Meaning of words can sometimes cause misunderstanding especially when viewed by different groups. In legal standpoint, the meaning of a word can significantly affect the coverage of a law. Just like in the case of the Freedom of Information Act, the word “personal privacy” was interpreted by some to include “privacy of corporations”. The Court of Appeals for the Third Circuit in Philadelphia made such a decision.
The Freedom of Information Act was helpful in making open those documents that used to be out of the public’s eyes. It has made a distinction between those documents that can be divulged and those that cannot. Disclosure of facts gathered for law enforcement would be tantamount to “invasion of personal privacy” because these are considered private. Personal privacy is protected while the people’s right to know is also served. The abovementioned provision is stipulated in the law’s “exemption 7”.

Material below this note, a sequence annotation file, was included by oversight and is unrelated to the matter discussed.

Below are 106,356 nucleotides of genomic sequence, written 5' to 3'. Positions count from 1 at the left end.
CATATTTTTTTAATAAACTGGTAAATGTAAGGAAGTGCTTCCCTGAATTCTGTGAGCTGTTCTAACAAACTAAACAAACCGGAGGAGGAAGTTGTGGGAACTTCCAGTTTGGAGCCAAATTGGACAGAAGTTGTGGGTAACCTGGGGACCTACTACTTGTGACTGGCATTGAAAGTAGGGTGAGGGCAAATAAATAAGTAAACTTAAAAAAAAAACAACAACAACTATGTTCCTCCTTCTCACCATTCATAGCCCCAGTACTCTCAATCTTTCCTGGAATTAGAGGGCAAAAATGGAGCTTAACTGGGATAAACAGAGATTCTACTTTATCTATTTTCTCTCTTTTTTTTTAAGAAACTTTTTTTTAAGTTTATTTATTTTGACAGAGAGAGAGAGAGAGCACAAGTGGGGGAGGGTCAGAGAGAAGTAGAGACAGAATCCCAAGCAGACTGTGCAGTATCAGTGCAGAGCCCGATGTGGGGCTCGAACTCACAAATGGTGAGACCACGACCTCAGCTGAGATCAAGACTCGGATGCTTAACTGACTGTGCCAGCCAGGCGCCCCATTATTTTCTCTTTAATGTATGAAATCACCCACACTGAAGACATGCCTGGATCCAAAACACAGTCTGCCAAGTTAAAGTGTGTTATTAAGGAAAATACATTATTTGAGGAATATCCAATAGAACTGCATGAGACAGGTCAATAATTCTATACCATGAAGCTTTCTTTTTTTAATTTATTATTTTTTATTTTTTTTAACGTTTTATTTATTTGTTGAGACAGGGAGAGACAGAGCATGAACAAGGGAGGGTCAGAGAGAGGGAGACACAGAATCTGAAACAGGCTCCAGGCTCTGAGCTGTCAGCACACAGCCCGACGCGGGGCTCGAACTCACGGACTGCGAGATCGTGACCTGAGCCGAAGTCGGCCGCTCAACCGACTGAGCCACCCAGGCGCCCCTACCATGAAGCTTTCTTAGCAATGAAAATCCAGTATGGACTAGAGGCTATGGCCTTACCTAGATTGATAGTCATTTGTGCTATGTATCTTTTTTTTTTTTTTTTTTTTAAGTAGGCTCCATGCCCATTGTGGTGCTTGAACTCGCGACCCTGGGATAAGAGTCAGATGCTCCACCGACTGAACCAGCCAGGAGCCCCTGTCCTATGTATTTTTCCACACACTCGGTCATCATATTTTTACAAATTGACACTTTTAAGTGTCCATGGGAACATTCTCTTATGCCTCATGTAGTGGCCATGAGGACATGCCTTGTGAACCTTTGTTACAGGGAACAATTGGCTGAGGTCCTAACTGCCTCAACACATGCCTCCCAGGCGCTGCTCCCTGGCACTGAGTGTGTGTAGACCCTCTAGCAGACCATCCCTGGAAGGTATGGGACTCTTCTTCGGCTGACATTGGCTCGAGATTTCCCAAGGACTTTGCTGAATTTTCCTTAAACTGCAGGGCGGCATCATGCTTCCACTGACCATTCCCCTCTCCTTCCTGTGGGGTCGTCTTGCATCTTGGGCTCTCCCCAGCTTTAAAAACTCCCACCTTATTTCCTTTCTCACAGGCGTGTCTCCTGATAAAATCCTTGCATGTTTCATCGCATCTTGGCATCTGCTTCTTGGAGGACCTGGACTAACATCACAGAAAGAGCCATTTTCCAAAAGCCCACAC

What brought about such debate on word meaning? According to the appeals court, the phrase “personal privacy” is meant to include corporations. It further added that the word “personal” is the adjectival form of “person”. Because F.O.I A. defines “person” to include “corporation”, then it follows that personal privacy includes corporations.